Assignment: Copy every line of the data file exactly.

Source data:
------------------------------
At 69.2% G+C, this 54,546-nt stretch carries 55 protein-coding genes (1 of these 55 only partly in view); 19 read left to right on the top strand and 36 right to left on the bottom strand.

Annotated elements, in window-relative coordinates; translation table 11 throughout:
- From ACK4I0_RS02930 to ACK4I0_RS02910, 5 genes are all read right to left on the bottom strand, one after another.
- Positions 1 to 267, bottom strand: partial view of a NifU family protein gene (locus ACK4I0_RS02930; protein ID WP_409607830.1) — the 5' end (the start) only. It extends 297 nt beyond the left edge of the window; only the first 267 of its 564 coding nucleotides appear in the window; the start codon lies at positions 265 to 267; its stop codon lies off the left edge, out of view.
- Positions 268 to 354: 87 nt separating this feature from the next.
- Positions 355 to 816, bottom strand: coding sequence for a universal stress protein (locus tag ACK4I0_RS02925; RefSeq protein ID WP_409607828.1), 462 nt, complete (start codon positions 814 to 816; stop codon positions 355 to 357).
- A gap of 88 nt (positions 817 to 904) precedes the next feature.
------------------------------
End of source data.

At 69.2% G+C, this 54,546-nt stretch carries 55 protein-coding genes (1 of these 55 only partly in view); 19 read left to right on the top strand and 36 right to left on the bottom strand.

Annotated elements, in window-relative coordinates; translation table 11 throughout:
- From ACK4I0_RS02930 to ACK4I0_RS02910, 5 genes are all read right to left on the bottom strand, one after another.
- Positions 1 to 267, bottom strand: partial view of a NifU family protein gene (locus ACK4I0_RS02930; protein ID WP_409607830.1) — the 5' end (the start) only. It extends 297 nt beyond the left edge of the window; only the first 267 of its 564 coding nucleotides appear in the window; the start codon lies at positions 265 to 267; its stop codon lies off the left edge, out of view.
- Positions 268 to 354: 87 nt separating this feature from the next.
- Positions 355 to 816, bottom strand: coding sequence for a universal stress protein (locus tag ACK4I0_RS02925; RefSeq protein ID WP_409607828.1), 462 nt, complete (start codon positions 814 to 816; stop codon positions 355 to 357).
- A gap of 88 nt (positions 817 to 904) precedes the next feature.